This last is where the theme of filial piety ties in. Vu Côn’s idea of responsible parenthood – of responsible guardianship not only of Liên, Thông and Yȇn but also of the hundreds of sick people occupying the makeshift hospital she’s set up in the palace – is to make decisions for her charges instead of telling them what’s up and allowing them to choose what they want. It’s this that drives much of the interpersonal tension in the novel; which is to say, the tension between Vu Côn and Yȇn, who are immediately attracted to each other despite the power differential. It’s also a complication of the original text’s straightforward view on parental relationships and traditional authority: that straightforward view, de Bodard posits, leads to the infantilisation of children and ultimately to their dehumanisation.

Back, then, to that labyrinthine prose; which I think is echoing on a technical level de Bodard’s thematic complication of “Beauty and the Beast” – that is to say, disturbing our expectations of what fairy tales are supposed to do, viz., work as clear, readable, didactic texts. In the Vanishers’ Palace does, I think, have a clear message – “don’t treat people as things” – and its disease-riddled post-apocalyptic setting obviously has clear, almost uncanny parallels with our own climate-changed, coronavirus-haunted reality. But, unlike its source text, it’s also more than its message and its relevance: in the impossible spaces of the Vanishers’ palace and inside Yȇn’s own head there are Gothic enormities. This is one of those books that feels larger than its actual page count (198, if you’re interested) would suggest. It’s messy and a little inelegant and sometimes you have to read back a few pages to work out what’s happening. But also? Those imperfections are what makes it fascinating.

Review: The Starless Sea

Published almost exactly a year ago, Erin Morgenstern’s The Starless Sea appeared on shelves eight years after her rapturously received debut The Night Circus. It’s an altogether more complex and grown-up novel than its predecessor, and yet ultimately I think the two books share a certain stasis, an escapist bent that stops them saying anything truly important.

But I’m getting ahead of myself. The protagonist of The Starless Sea is Zachary, a gay Black grad student studying psychology and gender in video game design – although, when the novel opens just before the start of term, he’s busy procrastinating his studies by spending days in the library’s fiction section, rereading childhood classics. That’s where he discovers Sweet Sorrows, a wine-coloured volume that lists no author or publication information, but which does narrate a significant episode in Zachary’s own childhood – a moment when he found a door leading to wonders and walked away. We have just read this story: it appears at the beginning of the novel, alongside two other short tales that are also included in Sweet Sorrows, one of which tells of a magical underground library and a strange initiation ceremony. We conclude, correctly, that this library is what lay behind the door Our Protagonist did not open.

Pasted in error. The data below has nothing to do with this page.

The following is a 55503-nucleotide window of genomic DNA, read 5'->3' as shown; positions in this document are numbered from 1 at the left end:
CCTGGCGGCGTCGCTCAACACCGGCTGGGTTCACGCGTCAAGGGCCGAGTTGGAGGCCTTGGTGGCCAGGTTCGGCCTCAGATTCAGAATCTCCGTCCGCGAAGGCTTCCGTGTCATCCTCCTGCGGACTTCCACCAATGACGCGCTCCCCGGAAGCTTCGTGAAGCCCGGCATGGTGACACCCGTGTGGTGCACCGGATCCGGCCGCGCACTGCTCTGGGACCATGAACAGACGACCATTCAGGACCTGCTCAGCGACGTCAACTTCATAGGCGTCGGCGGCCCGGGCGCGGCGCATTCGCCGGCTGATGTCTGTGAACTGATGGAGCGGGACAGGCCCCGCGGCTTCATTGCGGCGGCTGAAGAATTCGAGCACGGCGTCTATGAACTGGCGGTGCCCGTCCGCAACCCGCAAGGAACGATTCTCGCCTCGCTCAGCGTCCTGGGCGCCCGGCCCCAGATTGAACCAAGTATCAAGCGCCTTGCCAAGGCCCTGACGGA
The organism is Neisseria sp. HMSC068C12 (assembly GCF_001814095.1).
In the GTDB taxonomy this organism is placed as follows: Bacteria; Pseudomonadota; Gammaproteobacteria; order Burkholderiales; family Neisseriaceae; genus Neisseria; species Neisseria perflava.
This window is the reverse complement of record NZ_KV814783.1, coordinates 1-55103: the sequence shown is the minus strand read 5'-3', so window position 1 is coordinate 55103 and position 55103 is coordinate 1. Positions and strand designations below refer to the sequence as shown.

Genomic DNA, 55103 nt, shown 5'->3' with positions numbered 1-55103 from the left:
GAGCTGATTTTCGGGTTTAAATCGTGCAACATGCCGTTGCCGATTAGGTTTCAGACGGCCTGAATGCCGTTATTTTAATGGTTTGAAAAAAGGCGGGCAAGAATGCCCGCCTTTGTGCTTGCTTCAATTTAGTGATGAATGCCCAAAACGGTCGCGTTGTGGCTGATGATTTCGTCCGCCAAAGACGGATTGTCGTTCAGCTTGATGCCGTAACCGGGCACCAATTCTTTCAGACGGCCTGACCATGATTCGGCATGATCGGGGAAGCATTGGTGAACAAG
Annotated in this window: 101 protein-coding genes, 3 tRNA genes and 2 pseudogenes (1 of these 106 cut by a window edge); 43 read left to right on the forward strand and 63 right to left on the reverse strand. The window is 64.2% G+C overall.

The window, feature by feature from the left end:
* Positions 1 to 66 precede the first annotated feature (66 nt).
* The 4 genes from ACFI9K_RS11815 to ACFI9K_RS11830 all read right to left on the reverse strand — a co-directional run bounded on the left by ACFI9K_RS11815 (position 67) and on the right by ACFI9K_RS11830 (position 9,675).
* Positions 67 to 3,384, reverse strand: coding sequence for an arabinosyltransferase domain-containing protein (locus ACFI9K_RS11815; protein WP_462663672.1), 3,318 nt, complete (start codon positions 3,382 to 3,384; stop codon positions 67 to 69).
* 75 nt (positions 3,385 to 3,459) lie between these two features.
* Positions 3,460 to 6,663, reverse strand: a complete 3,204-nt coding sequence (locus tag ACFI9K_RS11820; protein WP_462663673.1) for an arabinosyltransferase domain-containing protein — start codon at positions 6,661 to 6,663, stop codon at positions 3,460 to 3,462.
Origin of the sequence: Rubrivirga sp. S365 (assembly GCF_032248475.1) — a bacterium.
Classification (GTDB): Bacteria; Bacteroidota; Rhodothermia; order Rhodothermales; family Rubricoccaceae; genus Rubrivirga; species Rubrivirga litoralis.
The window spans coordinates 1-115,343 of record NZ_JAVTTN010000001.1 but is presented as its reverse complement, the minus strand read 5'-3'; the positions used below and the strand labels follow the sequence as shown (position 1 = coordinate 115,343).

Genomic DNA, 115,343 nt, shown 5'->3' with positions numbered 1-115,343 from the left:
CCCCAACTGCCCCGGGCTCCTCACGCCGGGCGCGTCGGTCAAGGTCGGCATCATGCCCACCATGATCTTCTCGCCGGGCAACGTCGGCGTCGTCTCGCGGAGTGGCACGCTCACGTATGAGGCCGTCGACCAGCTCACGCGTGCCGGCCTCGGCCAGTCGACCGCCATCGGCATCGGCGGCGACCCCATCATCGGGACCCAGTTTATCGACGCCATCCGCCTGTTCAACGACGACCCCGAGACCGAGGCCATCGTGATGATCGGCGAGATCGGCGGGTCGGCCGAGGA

Zachary is understandably a little freaked out by an episode from his own life that he’s never told anyone about appearing in a library book, and after some research into where the book may have come from he chases a tenuous lead to a literary party in New York. There, a handsome storyteller named Dorian convinces him to steal another book from a powerful organisation, before sending him through another painted door into that underground library: a Harbor on the Starless Sea, stuffed with cats and a miraculous kitchen and, of course, more stories than you could ever count. But the Harbor’s closed for business; its heyday past; the Starless Sea is rising; and someone is shutting all the doors.

The Starless Sea is a lot more formally ambitious than The Night Circus: various fairytales and stories of the Harbor’s past weave themselves around the main narrative, and many of those tales are artefacts within the main narrative, creating an impression of endlessly recursive Story. The prose, similarly, is intensely descriptive, focusing on details of what things look and smell and taste and sound like to build a beguiling sense of place. The overall effect of structure and prose combined is to immerse you, the reader, in a kind of warm bath of story-symbology, to draw you into the heart of its metafictional world. In a sense the novel is what it describes: a cosy space to curl in, a seemingly-endless repository of story, a place composed of layer upon layer of half-familiar symbols.